Author Topic: Decades-old mass grave of children of unwed mothers confirmed in Ireland.  (Read 155 times)

Father Bruno

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Between 1925 and the 1960s, in a tiny town called Tuam in western Ireland’s County Galway, thousands of “fallen women” and their “illegitimate” children passed through the Mother and Baby Home operated by the Congregation of the Sisters of Bon Secours...But some of the children did not leave. And what became of them remained a mystery into which few cared to inquire.

But after painstaking research, a local historian named Catherine Corless became convinced in 2014 that the infants and small children — perhaps 700 to 800 of them — died in the home and were buried without markers in mass graves beneath the property, perhaps in an underground structure such as a septic tank.

The story, which attracted worldwide publicity, was met with skepticism and even suggestions that it was a hoax. It wasn’t.



As someone who was raised a catholic, and had to spend 12 years in a catholic school, I often have suspect that some of the priests and nuns who gravitated toward "piety" did so for the disguise and concealment such a position offered them. Not sure where I read it but if evil does exist in the world, it's primary motive is disguise and what better place than in the church. I mean is there not a better way to conceal evil or wrongdoing not only from others, but to oneself than some position of respect within an organization such as the church, whether catholic or any other type of christian sect or even another religion for that matter?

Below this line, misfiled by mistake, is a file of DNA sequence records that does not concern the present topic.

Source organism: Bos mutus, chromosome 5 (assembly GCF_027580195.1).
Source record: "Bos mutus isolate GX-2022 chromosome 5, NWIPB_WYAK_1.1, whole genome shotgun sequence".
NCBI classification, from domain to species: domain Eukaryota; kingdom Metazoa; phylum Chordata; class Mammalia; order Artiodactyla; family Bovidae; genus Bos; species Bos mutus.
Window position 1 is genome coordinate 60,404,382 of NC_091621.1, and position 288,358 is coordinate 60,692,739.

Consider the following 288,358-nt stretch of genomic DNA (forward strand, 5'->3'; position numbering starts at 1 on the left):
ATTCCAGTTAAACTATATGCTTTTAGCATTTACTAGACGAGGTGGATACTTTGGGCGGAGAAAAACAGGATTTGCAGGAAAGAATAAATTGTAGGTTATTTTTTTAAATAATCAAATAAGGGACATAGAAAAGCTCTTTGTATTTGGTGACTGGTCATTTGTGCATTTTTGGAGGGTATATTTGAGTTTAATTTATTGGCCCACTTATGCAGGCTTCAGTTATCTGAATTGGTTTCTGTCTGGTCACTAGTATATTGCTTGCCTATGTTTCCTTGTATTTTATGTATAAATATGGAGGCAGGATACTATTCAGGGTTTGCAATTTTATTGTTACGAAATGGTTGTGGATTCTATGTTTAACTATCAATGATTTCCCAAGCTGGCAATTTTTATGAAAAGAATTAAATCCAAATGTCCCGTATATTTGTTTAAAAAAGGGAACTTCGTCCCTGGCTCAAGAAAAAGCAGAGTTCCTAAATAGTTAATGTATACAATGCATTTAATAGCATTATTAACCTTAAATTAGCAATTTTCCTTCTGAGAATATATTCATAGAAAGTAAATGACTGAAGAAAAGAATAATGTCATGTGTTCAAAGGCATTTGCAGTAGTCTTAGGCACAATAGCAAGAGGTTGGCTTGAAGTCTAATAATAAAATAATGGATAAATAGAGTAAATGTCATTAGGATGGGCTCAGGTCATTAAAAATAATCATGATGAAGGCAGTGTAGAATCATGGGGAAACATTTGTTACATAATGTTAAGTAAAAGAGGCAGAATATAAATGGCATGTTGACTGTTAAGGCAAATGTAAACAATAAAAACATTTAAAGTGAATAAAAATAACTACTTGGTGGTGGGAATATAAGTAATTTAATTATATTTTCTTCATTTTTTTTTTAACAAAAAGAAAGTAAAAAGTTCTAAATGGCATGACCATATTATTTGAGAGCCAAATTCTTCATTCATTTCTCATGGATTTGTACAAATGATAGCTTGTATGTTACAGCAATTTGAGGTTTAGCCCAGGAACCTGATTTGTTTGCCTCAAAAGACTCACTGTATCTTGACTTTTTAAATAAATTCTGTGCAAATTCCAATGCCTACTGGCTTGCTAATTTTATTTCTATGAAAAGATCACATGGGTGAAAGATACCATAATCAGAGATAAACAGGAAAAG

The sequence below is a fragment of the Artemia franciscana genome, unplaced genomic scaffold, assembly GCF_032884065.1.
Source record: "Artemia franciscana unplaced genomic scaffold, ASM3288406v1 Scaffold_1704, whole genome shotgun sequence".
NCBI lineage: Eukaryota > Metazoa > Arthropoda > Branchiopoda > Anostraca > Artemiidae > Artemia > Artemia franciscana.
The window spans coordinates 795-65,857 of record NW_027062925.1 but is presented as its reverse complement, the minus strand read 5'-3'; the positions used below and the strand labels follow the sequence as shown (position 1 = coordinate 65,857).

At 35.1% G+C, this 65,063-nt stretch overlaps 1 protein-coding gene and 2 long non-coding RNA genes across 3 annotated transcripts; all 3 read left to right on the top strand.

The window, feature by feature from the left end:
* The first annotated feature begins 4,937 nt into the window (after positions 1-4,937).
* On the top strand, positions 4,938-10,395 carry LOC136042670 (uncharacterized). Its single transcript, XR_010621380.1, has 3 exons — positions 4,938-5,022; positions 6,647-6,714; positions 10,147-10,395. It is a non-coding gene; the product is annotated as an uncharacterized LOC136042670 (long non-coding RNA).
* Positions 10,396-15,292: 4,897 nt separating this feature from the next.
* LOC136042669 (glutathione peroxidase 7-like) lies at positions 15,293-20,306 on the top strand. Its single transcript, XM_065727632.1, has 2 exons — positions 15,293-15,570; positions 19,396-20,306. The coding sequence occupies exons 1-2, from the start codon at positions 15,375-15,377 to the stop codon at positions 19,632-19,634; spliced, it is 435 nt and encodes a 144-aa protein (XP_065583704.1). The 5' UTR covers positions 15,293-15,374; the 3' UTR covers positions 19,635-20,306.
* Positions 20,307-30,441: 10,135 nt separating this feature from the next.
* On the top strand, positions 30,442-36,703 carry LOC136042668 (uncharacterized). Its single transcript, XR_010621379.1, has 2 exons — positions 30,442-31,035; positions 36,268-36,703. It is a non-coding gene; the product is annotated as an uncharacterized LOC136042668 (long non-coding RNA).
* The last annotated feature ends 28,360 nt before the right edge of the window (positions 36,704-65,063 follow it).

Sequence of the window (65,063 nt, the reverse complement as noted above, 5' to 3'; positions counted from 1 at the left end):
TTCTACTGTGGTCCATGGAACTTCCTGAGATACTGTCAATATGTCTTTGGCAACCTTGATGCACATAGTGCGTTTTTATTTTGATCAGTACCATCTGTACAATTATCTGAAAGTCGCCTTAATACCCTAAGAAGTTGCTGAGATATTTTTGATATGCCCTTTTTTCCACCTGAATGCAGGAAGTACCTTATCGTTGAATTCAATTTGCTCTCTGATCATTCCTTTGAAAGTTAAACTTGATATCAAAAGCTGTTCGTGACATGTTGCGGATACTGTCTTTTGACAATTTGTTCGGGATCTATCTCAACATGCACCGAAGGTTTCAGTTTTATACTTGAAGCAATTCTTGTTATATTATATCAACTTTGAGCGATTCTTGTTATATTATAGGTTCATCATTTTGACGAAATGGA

How the hell can anyone remain a catholic after stories like this one have been revealed or after all the horror's of sexual molestation and rape of children by priests have become known and documented, especially the systematic coverup by the church itself?

It sickens me because when I broach this subject with catholics, the downplay the entire thing, by reducing the actual numbers of those who not only committed the crimes, the rapist priests, or in this case the murderous nuns by saying it was only a handful, or it was a different time, or it was partially the victims fault.